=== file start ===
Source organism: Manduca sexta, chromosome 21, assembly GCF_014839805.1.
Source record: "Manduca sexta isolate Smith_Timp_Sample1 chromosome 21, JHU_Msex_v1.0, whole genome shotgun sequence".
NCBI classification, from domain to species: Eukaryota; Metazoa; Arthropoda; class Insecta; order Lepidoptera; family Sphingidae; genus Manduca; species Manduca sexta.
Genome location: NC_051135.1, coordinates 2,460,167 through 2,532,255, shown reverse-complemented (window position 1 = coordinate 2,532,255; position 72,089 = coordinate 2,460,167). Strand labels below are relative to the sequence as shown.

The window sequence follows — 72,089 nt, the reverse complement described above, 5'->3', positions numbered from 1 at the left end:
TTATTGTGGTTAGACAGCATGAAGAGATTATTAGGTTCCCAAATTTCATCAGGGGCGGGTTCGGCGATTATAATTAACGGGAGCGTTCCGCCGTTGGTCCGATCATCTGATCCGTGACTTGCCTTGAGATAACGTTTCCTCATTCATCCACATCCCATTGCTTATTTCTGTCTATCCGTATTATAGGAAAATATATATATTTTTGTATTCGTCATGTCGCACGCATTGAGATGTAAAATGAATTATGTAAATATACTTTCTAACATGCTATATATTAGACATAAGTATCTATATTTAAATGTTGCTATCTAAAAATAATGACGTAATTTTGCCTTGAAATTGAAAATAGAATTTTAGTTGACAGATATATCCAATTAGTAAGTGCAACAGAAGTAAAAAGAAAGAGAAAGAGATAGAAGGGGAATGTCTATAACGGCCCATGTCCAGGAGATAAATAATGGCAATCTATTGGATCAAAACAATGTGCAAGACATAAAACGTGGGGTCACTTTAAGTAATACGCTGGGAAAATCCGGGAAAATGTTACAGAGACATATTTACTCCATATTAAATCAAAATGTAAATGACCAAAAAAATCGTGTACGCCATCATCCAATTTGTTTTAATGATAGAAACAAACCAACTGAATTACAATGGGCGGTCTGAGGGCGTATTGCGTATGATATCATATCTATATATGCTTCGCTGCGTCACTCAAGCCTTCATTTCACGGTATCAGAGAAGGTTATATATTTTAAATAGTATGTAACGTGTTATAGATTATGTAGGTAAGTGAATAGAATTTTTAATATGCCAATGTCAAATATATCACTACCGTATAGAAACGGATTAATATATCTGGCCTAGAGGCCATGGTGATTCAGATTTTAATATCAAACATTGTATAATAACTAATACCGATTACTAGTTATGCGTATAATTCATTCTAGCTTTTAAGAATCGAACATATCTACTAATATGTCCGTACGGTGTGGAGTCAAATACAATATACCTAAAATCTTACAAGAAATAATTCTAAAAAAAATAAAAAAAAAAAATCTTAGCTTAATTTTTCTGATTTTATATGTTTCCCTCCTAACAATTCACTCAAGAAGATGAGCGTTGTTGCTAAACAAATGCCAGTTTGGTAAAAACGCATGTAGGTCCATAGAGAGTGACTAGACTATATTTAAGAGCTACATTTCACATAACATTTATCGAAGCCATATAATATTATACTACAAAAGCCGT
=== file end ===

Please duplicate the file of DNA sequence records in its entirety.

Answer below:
Source organism: Manduca sexta, chromosome 21, assembly GCF_014839805.1.
Source record: "Manduca sexta isolate Smith_Timp_Sample1 chromosome 21, JHU_Msex_v1.0, whole genome shotgun sequence".
NCBI classification, from domain to species: Eukaryota; Metazoa; Arthropoda; class Insecta; order Lepidoptera; family Sphingidae; genus Manduca; species Manduca sexta.
Genome location: NC_051135.1, coordinates 2,460,167 through 2,532,255, shown reverse-complemented (window position 1 = coordinate 2,532,255; position 72,089 = coordinate 2,460,167). Strand labels below are relative to the sequence as shown.

The window sequence follows — 72,089 nt, the reverse complement described above, 5'->3', positions numbered from 1 at the left end:
TTATTGTGGTTAGACAGCATGAAGAGATTATTAGGTTCCCAAATTTCATCAGGGGCGGGTTCGGCGATTATAATTAACGGGAGCGTTCCGCCGTTGGTCCGATCATCTGATCCGTGACTTGCCTTGAGATAACGTTTCCTCATTCATCCACATCCCATTGCTTATTTCTGTCTATCCGTATTATAGGAAAATATATATATTTTTGTATTCGTCATGTCGCACGCATTGAGATGTAAAATGAATTATGTAAATATACTTTCTAACATGCTATATATTAGACATAAGTATCTATATTTAAATGTTGCTATCTAAAAATAATGACGTAATTTTGCCTTGAAATTGAAAATAGAATTTTAGTTGACAGATATATCCAATTAGTAAGTGCAACAGAAGTAAAAAGAAAGAGAAAGAGATAGAAGGGGAATGTCTATAACGGCCCATGTCCAGGAGATAAATAATGGCAATCTATTGGATCAAAACAATGTGCAAGACATAAAACGTGGGGTCACTTTAAGTAATACGCTGGGAAAATCCGGGAAAATGTTACAGAGACATATTTACTCCATATTAAATCAAAATGTAAATGACCAAAAAAATCGTGTACGCCATCATCCAATTTGTTTTAATGATAGAAACAAACCAACTGAATTACAATGGGCGGTCTGAGGGCGTATTGCGTATGATATCATATCTATATATGCTTCGCTGCGTCACTCAAGCCTTCATTTCACGGTATCAGAGAAGGTTATATATTTTAAATAGTATGTAACGTGTTATAGATTATGTAGGTAAGTGAATAGAATTTTTAATATGCCAATGTCAAATATATCACTACCGTATAGAAACGGATTAATATATCTGGCCTAGAGGCCATGGTGATTCAGATTTTAATATCAAACATTGTATAATAACTAATACCGATTACTAGTTATGCGTATAATTCATTCTAGCTTTTAAGAATCGAACATATCTACTAATATGTCCGTACGGTGTGGAGTCAAATACAATATACCTAAAATCTTACAAGAAATAATTCTAAAAAAAATAAAAAAAAAAAATCTTAGCTTAATTTTTCTGATTTTATATGTTTCCCTCCTAACAATTCACTCAAGAAGATGAGCGTTGTTGCTAAACAAATGCCAGTTTGGTAAAAACGCATGTAGGTCCATAGAGAGTGACTAGACTATATTTAAGAGCTACATTTCACATAACATTTATCGAAGCCATATAATATTATACTACAAAAGCCGT